Food & Beverage

Cell-based seafood producer BlueNalu raises $60 million as it preps for market launch

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Key Points
  • San Diego-based food start-up BlueNalu raised $60 million in debt financing from investors.
  • BlueNalu said it intends to use the funds to complete its regulatory review with the Food and Drug Administration and begin testing its cell-based products.
  • Plans are also underway to open a nearly 40,000-square-foot pilot production facility.
  • The company plans to introduce mahi mahi as its first cultured seafood item.
BlueNalu's whole-muscle, cell-based yellowtail amberjack.
Source: BlueNalu

First, it was lab-grown chicken. Now, it's seafood.

San Diego-based food start-up BlueNalu said Tuesday that it raised $60 million in convertible note financing, as it prepares for a possible market launch later this year.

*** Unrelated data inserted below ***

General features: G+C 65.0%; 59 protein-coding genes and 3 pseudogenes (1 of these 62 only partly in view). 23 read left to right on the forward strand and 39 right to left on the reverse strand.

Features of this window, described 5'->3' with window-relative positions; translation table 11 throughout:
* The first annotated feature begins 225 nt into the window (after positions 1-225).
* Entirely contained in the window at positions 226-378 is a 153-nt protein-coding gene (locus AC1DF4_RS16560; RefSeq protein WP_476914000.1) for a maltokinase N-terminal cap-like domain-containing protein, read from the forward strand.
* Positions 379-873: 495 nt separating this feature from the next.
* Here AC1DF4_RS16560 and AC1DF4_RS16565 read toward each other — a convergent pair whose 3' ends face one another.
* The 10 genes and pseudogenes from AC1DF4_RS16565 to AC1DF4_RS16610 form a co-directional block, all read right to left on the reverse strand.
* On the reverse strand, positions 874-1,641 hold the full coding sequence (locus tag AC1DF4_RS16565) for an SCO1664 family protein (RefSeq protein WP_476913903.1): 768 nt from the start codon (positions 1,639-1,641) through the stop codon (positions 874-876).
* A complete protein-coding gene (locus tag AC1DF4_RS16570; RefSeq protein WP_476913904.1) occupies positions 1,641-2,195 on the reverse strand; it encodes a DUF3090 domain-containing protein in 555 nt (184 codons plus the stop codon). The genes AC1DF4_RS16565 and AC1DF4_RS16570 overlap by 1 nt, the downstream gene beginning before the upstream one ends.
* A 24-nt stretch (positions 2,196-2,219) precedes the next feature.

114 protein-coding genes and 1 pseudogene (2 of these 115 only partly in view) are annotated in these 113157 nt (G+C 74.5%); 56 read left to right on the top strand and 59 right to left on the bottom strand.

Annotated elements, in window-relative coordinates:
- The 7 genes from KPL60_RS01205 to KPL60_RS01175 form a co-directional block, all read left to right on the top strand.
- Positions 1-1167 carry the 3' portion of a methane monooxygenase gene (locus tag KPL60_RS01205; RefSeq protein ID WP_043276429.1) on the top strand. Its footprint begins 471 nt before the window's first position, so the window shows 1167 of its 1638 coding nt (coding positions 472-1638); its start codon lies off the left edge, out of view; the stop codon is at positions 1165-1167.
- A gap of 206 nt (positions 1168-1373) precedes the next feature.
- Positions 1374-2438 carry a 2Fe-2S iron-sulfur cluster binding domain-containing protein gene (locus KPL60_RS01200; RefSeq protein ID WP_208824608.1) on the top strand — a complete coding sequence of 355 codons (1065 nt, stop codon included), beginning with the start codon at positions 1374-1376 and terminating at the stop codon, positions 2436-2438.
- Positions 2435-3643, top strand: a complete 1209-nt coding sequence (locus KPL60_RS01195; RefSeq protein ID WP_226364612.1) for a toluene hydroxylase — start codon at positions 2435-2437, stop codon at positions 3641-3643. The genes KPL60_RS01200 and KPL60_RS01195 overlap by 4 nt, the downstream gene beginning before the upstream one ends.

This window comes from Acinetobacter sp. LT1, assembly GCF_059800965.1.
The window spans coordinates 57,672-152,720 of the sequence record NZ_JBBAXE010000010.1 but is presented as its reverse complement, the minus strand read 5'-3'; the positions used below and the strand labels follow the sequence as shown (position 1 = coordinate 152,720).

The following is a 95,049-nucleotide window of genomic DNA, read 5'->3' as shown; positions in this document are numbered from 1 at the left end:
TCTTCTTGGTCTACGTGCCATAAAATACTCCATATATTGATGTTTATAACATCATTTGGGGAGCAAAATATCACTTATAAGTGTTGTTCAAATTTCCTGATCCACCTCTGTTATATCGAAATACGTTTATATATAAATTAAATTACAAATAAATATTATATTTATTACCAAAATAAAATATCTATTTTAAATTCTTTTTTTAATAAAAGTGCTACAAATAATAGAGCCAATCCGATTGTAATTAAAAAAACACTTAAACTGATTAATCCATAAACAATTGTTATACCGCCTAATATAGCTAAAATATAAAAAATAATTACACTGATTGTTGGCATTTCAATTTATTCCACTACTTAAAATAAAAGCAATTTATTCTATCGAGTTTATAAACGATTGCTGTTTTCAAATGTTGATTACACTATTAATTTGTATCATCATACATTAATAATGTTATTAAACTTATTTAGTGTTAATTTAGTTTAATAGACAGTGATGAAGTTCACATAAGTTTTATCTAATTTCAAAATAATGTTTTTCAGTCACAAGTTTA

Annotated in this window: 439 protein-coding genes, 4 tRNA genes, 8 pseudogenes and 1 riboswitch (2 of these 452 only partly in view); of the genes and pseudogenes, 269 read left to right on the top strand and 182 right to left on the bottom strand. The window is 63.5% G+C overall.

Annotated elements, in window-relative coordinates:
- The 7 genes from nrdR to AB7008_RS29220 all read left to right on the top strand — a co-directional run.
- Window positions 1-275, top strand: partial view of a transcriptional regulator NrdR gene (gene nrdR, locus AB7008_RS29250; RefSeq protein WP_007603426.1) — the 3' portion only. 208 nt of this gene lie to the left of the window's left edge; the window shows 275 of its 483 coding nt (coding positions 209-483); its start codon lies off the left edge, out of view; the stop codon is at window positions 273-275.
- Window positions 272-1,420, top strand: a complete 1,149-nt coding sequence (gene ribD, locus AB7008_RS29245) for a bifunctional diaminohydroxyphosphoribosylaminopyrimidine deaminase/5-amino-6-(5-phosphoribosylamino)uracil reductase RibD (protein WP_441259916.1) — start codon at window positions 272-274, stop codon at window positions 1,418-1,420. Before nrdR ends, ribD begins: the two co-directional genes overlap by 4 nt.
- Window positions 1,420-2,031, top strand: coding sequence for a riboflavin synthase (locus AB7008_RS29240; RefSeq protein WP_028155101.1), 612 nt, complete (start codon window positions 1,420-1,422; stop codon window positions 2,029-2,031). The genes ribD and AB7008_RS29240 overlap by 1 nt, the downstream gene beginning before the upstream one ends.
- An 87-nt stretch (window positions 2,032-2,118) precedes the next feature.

"This recent financing will allow us to continue advancing our mission and the next phase of our commercialization plans, while we continue to develop strategic partnerships that we expect will provide us with global market reach during the coming years," Lou Cooperhouse, BlueNalu's president and CEO, said in a statement.

BlueNalu said it intends to use the funds to complete its regulatory review with the Food and Drug Administration and begin testing its products in a variety of food service locations across the U.S. The company didn't disclose the names of any food service partners.

Plans are also underway to open a nearly 40,000-square-foot pilot production facility.

Rage Capital led this funding round. Agronomics, Lewis & Clark AgriFood, McWin, KBW Ventures and Siddhi Capital also participated.

Cell-based, or cultured, seafood is created by extracting cells from fish and growing the samples in large bioreactors. The company plans to introduce mahi mahi as its first cultured seafood item, followed by bluefin tuna.

Late last year, the Singapore Food Agency approved cell-cultured chicken made by Eat Just. This was the first lab-grown chicken to receive regulatory approval, and the company is seeking to gain additional approvals to sell its products in other markets, including the U.S.

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